Grammar school 'was wrong to refuse to make special exam provisions for autistic pupil'|
GRANTHAM, Lincolnshire, UK: A ruling that a grammar school had been wrong to refuse to make special provisions for an autistic pupil sitting its entrance examination was welcomed by the boy's mother on August 4.
The boy broke down and wept in the middle of the 11-plus exam after becoming disorientated by the unfamiliar surroundings.
His mother said that, when she appealed against her son being refused a place at the school, one member of the panel had read out a statement saying that autistic people became violent when unable to express themselves.
The boy is described as being very bright, but suffers problems with social communication and struggles to cope with changes in routine.
His mother approached King's Grammar School in Grantham, Lincolnshire, before the exam to ask if her son's disability could be taken into account. But the school refused because he did not have a statement of special educational needs.
The boy became so distraught during the exam that he could not see the paper, and had a screaming fit afterwards. As well as autism, he also suffers from dyspraxia (which affects balance, perception and language) and attention deficit disorder, but the school incorrectly recorded that he had only dyslexia and made no note of his other conditions.
His mother unsuccessfully appealed against the school's refusal to offer him a place.
However, Anne Seex, the Local Government Ombudsman, has now ruled that King's Grammar School broke disability discrimination laws in its treatment of the child.
His mother, described in the ombudsman's report as Mrs P., said: “We knew he would struggle with the change in surroundings. Our primary school head teacher suggested we ask if he could sit the test there, or at least in a room on his own. But when I went to the school I was told, ‘No, we don't make any allowances.'
“We knew from SATs results and practice papers that he should have passed with flying colours.
“He got more and more upset throughout the exam. He held it all in for a while, then was crying but didn't want to wipe the tears away because he didn't want the other children to see him crying. When he came out he ended up screaming. The deputy head looked at me and said, 'Oh dear'.”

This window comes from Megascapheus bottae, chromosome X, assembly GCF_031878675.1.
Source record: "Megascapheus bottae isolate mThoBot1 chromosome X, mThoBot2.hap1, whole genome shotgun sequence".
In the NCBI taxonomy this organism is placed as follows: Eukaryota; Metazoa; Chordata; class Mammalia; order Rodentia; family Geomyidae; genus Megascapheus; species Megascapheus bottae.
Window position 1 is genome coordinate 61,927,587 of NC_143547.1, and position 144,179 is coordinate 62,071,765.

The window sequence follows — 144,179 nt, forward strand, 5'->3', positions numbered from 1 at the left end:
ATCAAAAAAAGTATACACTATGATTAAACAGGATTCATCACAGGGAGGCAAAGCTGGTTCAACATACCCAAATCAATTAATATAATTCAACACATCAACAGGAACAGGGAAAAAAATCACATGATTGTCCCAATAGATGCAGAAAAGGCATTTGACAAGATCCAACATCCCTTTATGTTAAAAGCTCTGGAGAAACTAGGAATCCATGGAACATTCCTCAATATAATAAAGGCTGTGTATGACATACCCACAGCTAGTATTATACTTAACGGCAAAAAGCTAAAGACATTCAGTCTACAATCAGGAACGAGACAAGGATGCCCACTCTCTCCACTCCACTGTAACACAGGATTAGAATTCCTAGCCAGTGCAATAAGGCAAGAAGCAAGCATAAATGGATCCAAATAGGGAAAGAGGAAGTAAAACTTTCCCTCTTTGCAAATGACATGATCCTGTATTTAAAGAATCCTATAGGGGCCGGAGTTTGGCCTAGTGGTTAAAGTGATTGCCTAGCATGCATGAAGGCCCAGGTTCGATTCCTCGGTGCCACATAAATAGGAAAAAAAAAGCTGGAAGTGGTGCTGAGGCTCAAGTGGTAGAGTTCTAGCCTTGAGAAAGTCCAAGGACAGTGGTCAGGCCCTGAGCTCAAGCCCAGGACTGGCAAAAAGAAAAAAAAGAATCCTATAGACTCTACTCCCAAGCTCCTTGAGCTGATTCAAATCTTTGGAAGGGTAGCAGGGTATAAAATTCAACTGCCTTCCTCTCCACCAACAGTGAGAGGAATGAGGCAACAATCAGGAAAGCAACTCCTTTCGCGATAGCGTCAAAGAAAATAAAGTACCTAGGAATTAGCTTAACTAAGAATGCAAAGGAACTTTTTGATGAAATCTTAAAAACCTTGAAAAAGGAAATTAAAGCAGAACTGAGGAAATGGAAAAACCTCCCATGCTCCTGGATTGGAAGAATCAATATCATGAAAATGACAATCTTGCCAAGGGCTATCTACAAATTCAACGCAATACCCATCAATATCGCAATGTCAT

Now aged 12, her son is flourishing at another grammar school, where he was accepted on the basis of his national curriculum test results and a report from his primary school.
In the appeal, Mrs P. said that the issue of whether her son should have been given special treatment was dismissed, as the panel chairman said it had already been addressed. Another member of the panel allegedly read out information that said autistic people were prone to violence.
The ombudsman told the school to apologise to the child and his mother and to give a £50 gift token as compensation, which Mrs P. feels is inadequate.
The report said: “The school and the appeal panel failed to consider their duties under the Disability Discrimination Act and the code of practice for school admissions.
“[They] failed to consider whether the complainant's son was disabled and whether reasonable adjustments should have been made for him.”
The report said that the boy's conditions fitted the definition of a disability. Because of his academic ability he was not deemed to need a statement of special needs.
The school had been misinformed by a local grammar schools' consortium, which said that it did not need to make allowances for the boy's condition as he did not have a statement.
However, the ombudsman said that the school had quickly accepted fault and co-operated with the investigation.
There was no one at the school on August 4. The local authority said that it would be inappropriate to comment, as the school controlled its own admissions.
(Source: The Times, August 5, 2008)